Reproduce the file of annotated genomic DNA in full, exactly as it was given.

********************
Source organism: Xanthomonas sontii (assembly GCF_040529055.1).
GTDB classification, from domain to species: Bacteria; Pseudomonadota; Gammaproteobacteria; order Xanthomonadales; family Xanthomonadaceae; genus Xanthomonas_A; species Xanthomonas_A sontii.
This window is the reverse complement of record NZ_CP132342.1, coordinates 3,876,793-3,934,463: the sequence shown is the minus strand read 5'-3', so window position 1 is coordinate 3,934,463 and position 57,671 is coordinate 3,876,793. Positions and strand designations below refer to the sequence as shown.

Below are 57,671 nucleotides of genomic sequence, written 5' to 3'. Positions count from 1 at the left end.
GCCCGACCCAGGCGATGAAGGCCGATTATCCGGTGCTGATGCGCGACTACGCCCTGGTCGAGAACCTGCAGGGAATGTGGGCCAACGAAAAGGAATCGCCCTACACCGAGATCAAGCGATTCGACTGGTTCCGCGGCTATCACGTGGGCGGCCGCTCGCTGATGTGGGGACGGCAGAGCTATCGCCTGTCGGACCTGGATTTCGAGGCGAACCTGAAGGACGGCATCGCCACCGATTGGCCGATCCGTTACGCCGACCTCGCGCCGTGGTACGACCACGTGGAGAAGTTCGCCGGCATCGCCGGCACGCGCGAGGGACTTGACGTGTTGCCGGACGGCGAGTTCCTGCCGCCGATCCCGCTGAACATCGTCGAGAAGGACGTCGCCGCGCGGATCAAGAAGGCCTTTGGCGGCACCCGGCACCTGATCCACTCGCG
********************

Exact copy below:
Source organism: Xanthomonas sontii (assembly GCF_040529055.1).
GTDB classification, from domain to species: Bacteria; Pseudomonadota; Gammaproteobacteria; order Xanthomonadales; family Xanthomonadaceae; genus Xanthomonas_A; species Xanthomonas_A sontii.
This window is the reverse complement of record NZ_CP132342.1, coordinates 3,876,793-3,934,463: the sequence shown is the minus strand read 5'-3', so window position 1 is coordinate 3,934,463 and position 57,671 is coordinate 3,876,793. Positions and strand designations below refer to the sequence as shown.

Below are 57,671 nucleotides of genomic sequence, written 5' to 3'. Positions count from 1 at the left end.
GCCCGACCCAGGCGATGAAGGCCGATTATCCGGTGCTGATGCGCGACTACGCCCTGGTCGAGAACCTGCAGGGAATGTGGGCCAACGAAAAGGAATCGCCCTACACCGAGATCAAGCGATTCGACTGGTTCCGCGGCTATCACGTGGGCGGCCGCTCGCTGATGTGGGGACGGCAGAGCTATCGCCTGTCGGACCTGGATTTCGAGGCGAACCTGAAGGACGGCATCGCCACCGATTGGCCGATCCGTTACGCCGACCTCGCGCCGTGGTACGACCACGTGGAGAAGTTCGCCGGCATCGCCGGCACGCGCGAGGGACTTGACGTGTTGCCGGACGGCGAGTTCCTGCCGCCGATCCCGCTGAACATCGTCGAGAAGGACGTCGCCGCGCGGATCAAGAAGGCCTTTGGCGGCACCCGGCACCTGATCCACTCGCG